As newer medications are developed and control of the most troublesome symptoms of schizophrenia becomes a reality for most individuals, quality of life is emerging as an important treat- ment outcome. Most quality of life re- search has focused on the influence of symptoms, and research investigating other factors has been limited to sub- jective evaluations by persons residing on inpatient units. The findings from this study make an important contribu-

(range of a = .70 to .87). Perceived so- cial support was assessed with the self-report emotional/informational support subscale of Medical Out- comes Study Social Support Survey (Sherbourne & Stewart, 1991). Psychiatric symptoms experienced by individuals with schizophrenia were assessed using the expanded version of the Brief Psychiatric Rating Scale (BPRS; Lukoff, Liberman, & Nuechter- lein, 1986). Both of these instruments have well-documented reliability and validity. Unmet need was assessed using a 36-item self-report scale asking participants to rate between 1 (“not at all”) and 5 (“extremely well”), how well various basic and illness-related needs were being met (Rotondi, Eack, Newhill, & Anderson, 2006). Needs ranged from basic needs related to fi- nances and transportation, to needs surrounding information about schizo- phrenia and its treatment, to needs related to building friendships and community integration. We found the reliability of this instrument to be good (a = .83).

Participants were recruited by staff re- ferral from community clinics (n = 27) and acute inpatient units (n = 5) in a large urban area in an eastern state, and interviewed using the aforemen- tioned instruments. Participants were recruited if they had a diagnosis of schizophrenia/schizoaffective disor- der, were 14 years or older, and had at least one psychiatric hospitalization within the past 2 years. This study was approved by the University of Pittsburgh Institutional Review Board, and all participants gave written in- formed consent prior to participation.

Results

A series of hierarchical regression analyses, controlling for age, race, and gender effects, were conducted to ex- amine the influence, above and beyond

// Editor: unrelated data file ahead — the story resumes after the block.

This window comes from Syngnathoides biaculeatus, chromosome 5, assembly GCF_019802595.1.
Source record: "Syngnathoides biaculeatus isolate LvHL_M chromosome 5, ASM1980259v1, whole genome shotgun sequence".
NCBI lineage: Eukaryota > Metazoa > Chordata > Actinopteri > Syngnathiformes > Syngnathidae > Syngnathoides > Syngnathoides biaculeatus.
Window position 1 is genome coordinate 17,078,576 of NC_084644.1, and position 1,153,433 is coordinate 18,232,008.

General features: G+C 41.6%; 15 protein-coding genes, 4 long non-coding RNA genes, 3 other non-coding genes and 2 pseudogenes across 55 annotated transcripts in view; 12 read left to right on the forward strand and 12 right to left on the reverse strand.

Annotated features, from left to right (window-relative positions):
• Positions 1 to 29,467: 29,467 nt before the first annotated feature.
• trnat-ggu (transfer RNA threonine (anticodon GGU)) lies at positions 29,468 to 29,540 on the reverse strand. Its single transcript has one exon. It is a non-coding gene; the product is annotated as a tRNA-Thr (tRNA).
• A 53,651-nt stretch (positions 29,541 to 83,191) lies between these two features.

tion to the existing literature by demonstrating the importance of unmet need and perceived social sup- port to the subjective quality of life of individuals living in the community with this disability. Although this study is limited by its cross-sectional design and small sample size, which may re- strict the representativeness of our sample and generalizability of these results, these findings do provide fur- ther evidence that community-based interventions designed to improve quality of life should encompass both treatment to reduce the symptoms ex- perienced by individuals with schizo- phrenia, along with interventions designed to enhance social support and address unmet needs, such as basic financial needs and the need for information about the illness. For psy- chosocial rehabilitation researchers, these findings are not surprising. In fact, an understanding of the impor- tance of unmet need and social sup- port has been the impetus for the development of many of the psychoso- cial rehabilitation services that exist today, yet research on quality of life seems to have neglected these factors. Furthermore, community treatment continues to consist primarily of pro- phylactic antipsychotic medication and little, if any evidence-based psycho- social interventions. This research sug- gests that if we want to help individu- als with schizophrenia lead full and satisfying lives, treatment developers need to attend to the psychosocial in- fluences of quality of life, and substan- tial work needs to be done to ensure these interventions reach persons in the community, as these interventions are the most likely to satisfy unmet needs and enhance social support, and therefore improve the quality of life of the many individuals living in the com- munity who experience this disability.